Welcome to Pennsylvania. Would You Like Fries With That?

The new unemployment numbers aren't as great as they seem.

Stop us if you’ve heard this before: Yes, Pennsylvania’s unemployment rate has dropped again. No, it’s not as great as it seems at first blush.

Take a gander:

So yes, the unemployment rate in Pennsylvania declined to 6.2 percent in February. Almost makes the economy seem normal, right? 42,000 more Pennsylvanians are working than a year ago; there are 13,000 fewer looking for work.

On the other hand: 59,000 Pennsylvanians have dropped out of the workforce in the last year. That’s a decline of 0.9 percent. That means two things: More Pennsylvanians are giving up on work in the state than are finding it here. And that 0.9 percent decline is kind of extraordinary — the national workforce decline by just 0.1 percent.

The declining unemployment rate, then, is party a function of despair at finding a job in the state. Not exactly the storyline Gov. Corbett will be trumpeting in his campaign press releases.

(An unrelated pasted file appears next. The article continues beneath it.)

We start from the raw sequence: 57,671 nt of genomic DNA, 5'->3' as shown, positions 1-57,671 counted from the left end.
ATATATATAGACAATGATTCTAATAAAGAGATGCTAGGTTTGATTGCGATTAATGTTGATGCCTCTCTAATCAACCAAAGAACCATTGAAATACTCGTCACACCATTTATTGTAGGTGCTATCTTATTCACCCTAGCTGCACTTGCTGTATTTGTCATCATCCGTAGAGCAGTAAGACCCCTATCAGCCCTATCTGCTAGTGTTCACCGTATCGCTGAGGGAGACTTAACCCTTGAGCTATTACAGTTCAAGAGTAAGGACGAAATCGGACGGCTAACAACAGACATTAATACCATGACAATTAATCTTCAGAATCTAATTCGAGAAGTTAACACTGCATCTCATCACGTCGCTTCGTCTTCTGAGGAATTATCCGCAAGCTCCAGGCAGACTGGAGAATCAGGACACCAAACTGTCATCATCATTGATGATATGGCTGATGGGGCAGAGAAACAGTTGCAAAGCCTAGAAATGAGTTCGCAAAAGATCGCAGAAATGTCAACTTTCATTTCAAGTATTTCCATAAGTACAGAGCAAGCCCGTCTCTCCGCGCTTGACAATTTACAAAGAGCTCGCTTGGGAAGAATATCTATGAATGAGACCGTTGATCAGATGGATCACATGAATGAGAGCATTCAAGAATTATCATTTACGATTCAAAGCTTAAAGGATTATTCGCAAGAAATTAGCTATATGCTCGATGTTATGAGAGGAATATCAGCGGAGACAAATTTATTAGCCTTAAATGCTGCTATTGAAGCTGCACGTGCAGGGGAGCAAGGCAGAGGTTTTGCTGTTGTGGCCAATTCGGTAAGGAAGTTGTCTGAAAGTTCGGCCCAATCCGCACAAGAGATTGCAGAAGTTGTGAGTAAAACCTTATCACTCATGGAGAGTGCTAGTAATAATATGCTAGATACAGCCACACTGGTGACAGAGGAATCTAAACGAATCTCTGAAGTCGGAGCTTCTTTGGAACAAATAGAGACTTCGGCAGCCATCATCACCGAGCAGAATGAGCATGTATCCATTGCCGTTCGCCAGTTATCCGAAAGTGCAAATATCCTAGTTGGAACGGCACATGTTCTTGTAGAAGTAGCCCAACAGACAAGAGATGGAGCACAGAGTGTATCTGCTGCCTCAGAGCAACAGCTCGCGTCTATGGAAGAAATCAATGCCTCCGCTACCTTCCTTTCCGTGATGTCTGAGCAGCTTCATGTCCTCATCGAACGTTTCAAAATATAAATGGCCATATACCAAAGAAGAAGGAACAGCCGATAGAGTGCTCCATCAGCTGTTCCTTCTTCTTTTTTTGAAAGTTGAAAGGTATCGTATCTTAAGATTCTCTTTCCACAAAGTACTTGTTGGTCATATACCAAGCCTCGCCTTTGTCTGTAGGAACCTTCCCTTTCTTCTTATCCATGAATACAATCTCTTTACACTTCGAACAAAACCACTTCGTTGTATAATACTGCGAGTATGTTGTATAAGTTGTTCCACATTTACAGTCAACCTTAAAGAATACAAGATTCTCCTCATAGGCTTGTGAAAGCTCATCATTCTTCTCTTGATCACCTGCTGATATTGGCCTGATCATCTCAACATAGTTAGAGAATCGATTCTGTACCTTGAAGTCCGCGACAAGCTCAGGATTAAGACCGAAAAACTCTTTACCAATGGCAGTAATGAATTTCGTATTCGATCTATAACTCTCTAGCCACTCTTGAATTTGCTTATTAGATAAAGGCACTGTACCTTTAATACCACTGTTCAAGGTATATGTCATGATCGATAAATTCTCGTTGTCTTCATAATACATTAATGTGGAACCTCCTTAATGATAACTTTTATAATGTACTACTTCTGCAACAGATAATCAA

But hey, for kicks, let’s look at a second chart. Here’s a summing up of all the available jobs in the state:

Total nonfarm employment in Pennsylvania grew by 24,600 jobs in the last year, a 0.4 percent increase. (Nationally, that number improved by about 1 percent during the sametime period.) But here’s the crazy number: Most of the job growth came from “leisure and hospitality” jobs — the low-paid, often menial work of staffing hotels and serving hamburgers — 19,300 total.

We don’t have ready access to state statistics on this, but nationally, workers in the leisure and hospitality industries make $13.76 an hour, and work 25.7 hours a week: A wage adding up to $18,388 a year. For reference point: The federal poverty line for a family of four is 23,850.

One more important note: The Pennsylvania job sector that had the biggest losses in the last year was manufacturing, with 7,000 jobs lost. Using national statistics again, the average worker in that sector make $24.72 an hour and worked 40.7 hours a week, for a wage totaling roughly $52,317 a year.

If the federal workforce statistics on salaries bear any resemblance to real life, Pennsylvania biggest-losing sector shed $366 million in wages over the last year — while the fastest-growing sector added just $354 million.

Gov. Corbett is trumpeting his leadership along with the news of Pennsylvania’s declining unemployment numbers. But a peek under the hood shows an economy shedding middle-class jobs, and replacing them with those that let you work and still be poor. It doesn’t sound like good news.